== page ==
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Anthony Crosbie Dawson - June 2021
Anthony Crosbie Dawson - June 2021
Forestry as an asset class is well-placed to benefit, with carbon prices on the verge of a dramatic increase
Here comes the $100 carbon price.
As policymakers around the world step up efforts to combat climate change, the costs for businesses and others responsible for emitting carbon dioxide are rising more rapidly than is widely realised.
The Financial Times reports that energy giant BP is now planning for an average global carbon price of $100 for each tonne of carbon dioxide by 2030.
Some hedge funds believe carbon prices in Europe could hit $100 as soon as this year.
Carbon pricing has become a central tool for policymakers determined to create incentives for decarbonisation, with countries around the world now setting ambitious targets for reduced emissions.
The rapid rise in prices has profound implications for companies that have to pay them – $100 would be a four-fold increase on the average figure such companies currently plan for – but it also creates a valuable opportunity for asset owners able to help with mitigation. Step forward forestry.
Indeed, in this new world, the investment case for forestry looks stronger by the day.
Forestry investors are set to benefit from higher carbon prices in two distinct and important ways.
First, as carbon prices increase, the incentive for industries such as construction and housing to look beyond materials with a heavy carbon footprint becomes ever more enticing.
In practice, that means using less steel, concrete and aluminium and more timber.
Remarkably, the production of one tonne of steel or concrete releases 1,240kg and 159kg of carbon dioxide respectively; each tonne of wood, by contrast, absorbs a net 1,700kg of carbon dioxide during production.
As the global population continues to grow and the trend to urbanisation extends – the United Nations forecasts an 18% increase in the number of people living in cities by 2030 – demand for construction materials is only heading in one direction.
That provides a potential supercharge for timber prices: higher materials demand across the board from the construction sector and an increased share of the market for carbon friendly timber.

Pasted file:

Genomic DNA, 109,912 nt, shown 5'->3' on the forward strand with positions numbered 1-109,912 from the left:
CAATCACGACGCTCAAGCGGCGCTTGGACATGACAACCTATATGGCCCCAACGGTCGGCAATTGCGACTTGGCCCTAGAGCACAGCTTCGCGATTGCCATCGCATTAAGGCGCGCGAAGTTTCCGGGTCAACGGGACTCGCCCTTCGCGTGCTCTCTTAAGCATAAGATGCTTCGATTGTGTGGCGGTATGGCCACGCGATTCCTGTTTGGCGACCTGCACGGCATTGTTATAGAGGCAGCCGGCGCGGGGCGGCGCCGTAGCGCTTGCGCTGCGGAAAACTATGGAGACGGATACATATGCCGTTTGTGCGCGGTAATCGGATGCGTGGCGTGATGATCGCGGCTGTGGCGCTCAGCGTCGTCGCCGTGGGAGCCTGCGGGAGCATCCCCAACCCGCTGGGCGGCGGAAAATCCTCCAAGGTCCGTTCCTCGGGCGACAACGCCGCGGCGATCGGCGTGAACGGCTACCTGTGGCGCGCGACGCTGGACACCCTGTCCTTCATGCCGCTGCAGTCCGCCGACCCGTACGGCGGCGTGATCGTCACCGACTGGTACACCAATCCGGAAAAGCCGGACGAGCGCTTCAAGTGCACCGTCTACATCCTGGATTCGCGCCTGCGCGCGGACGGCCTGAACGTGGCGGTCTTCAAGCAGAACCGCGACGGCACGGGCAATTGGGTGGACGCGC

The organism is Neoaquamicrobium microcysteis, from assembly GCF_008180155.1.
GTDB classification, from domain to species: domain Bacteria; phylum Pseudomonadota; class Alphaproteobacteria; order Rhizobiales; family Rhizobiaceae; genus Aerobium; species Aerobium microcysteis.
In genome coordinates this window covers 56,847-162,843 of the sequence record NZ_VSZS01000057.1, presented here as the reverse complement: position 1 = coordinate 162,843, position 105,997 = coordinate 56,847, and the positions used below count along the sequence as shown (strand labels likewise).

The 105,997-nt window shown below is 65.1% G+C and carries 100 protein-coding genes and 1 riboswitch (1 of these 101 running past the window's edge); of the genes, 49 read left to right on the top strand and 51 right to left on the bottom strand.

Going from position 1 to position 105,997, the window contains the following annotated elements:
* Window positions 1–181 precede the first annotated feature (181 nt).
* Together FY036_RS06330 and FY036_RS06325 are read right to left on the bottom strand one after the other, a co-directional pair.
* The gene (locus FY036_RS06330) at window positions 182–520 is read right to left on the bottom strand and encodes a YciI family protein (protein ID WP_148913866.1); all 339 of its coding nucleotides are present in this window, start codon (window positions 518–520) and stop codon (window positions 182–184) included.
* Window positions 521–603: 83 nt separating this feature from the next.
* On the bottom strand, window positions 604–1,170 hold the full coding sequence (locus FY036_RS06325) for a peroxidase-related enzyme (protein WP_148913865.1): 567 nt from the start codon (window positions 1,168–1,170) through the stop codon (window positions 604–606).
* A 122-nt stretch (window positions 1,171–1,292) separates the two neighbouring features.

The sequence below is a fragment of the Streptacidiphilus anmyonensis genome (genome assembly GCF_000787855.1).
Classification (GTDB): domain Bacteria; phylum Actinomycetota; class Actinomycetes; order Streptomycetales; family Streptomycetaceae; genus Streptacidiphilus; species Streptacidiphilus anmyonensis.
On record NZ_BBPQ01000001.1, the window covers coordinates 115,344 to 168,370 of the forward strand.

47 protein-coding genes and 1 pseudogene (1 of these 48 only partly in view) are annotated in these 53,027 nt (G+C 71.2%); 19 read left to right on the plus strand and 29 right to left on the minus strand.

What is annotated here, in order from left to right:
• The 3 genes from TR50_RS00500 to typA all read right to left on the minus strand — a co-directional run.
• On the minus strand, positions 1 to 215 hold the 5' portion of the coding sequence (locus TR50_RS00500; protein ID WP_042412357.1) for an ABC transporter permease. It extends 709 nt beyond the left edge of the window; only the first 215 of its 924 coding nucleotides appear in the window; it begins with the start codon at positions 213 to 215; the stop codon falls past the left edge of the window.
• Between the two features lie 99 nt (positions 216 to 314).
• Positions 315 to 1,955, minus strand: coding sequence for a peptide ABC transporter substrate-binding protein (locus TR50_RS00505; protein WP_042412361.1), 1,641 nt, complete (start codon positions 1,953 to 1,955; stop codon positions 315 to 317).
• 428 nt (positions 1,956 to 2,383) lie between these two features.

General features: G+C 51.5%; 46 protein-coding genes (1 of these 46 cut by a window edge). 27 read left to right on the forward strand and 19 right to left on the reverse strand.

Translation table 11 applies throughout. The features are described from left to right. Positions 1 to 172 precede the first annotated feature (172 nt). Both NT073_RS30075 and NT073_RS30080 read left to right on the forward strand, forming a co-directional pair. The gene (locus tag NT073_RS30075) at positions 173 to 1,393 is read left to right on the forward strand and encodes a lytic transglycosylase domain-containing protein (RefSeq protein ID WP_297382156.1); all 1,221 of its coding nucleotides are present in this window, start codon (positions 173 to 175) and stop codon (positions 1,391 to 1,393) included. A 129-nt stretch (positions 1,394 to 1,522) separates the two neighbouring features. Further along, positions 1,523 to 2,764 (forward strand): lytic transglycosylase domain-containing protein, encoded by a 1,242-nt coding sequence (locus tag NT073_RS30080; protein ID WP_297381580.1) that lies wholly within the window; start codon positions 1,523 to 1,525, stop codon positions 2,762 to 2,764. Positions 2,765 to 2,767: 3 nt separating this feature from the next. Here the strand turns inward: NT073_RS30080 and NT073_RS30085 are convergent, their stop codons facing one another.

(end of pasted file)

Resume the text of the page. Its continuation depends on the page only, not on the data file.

The second fillip for forestry from rising carbon prices comes from the market structures set up to help the world combat climate change.
In many regions, carbon emitters who are struggling to reduce their emissions, can as a temporary measure, purchase carbon offset credits; these are awarded for certain forestry investments as the world works towards net zero, where the total amount of carbon dioxide emitted is at least cancelled out by measures that take carbon out of the atmosphere.
Crucially, qualifying forestry assets – only new planting in some jurisdictions, including the UK – are an important source of carbon credits for companies that need to purchase them.
Therefore, as carbon prices rise and the need for carbon credits becomes more pressing, qualifying forestry stands to benefit from increased demand.
How, then, to secure increased exposure to forestry in the years ahead?
For most investors, a professionally-managed collective fund is a more practical option than direct investment.
Such funds offer access to specialist management expertise, as well as diversification benefits and an affordable entry point.
However, it is important to understand how forestry funds expect to generate their returns; in particular, given the current market landscape, will they capture both types of benefit accruing from rising carbon prices?
Gresham House’s new Forest Growth & Sustainability strategy, for example, will invest in UK forestry assets – both existing forestry, but also in new planting schemes with the potential to generate carbon credits.
Its international strategy will offer exposure to forestry assets and carbon in Europe, New Zealand, Australia and the US
Forestry is an increasingly popular investment, particularly in the context of the growing move towards investments with an environmental, social and governance (ESG) focus.
But the bottom line is that whether investors are motivated by ESG drivers or not, the standalone investment case for forestry gets a lift from each new leap in carbon prices.
Get in touch
Anthony Crosbie Dawson
Director, Forestry and Private Clients
Past performance is not a reliable indicator of future performance.
When investing in forestry, your capital is at risk. Please ensure you read more about the risks involved.
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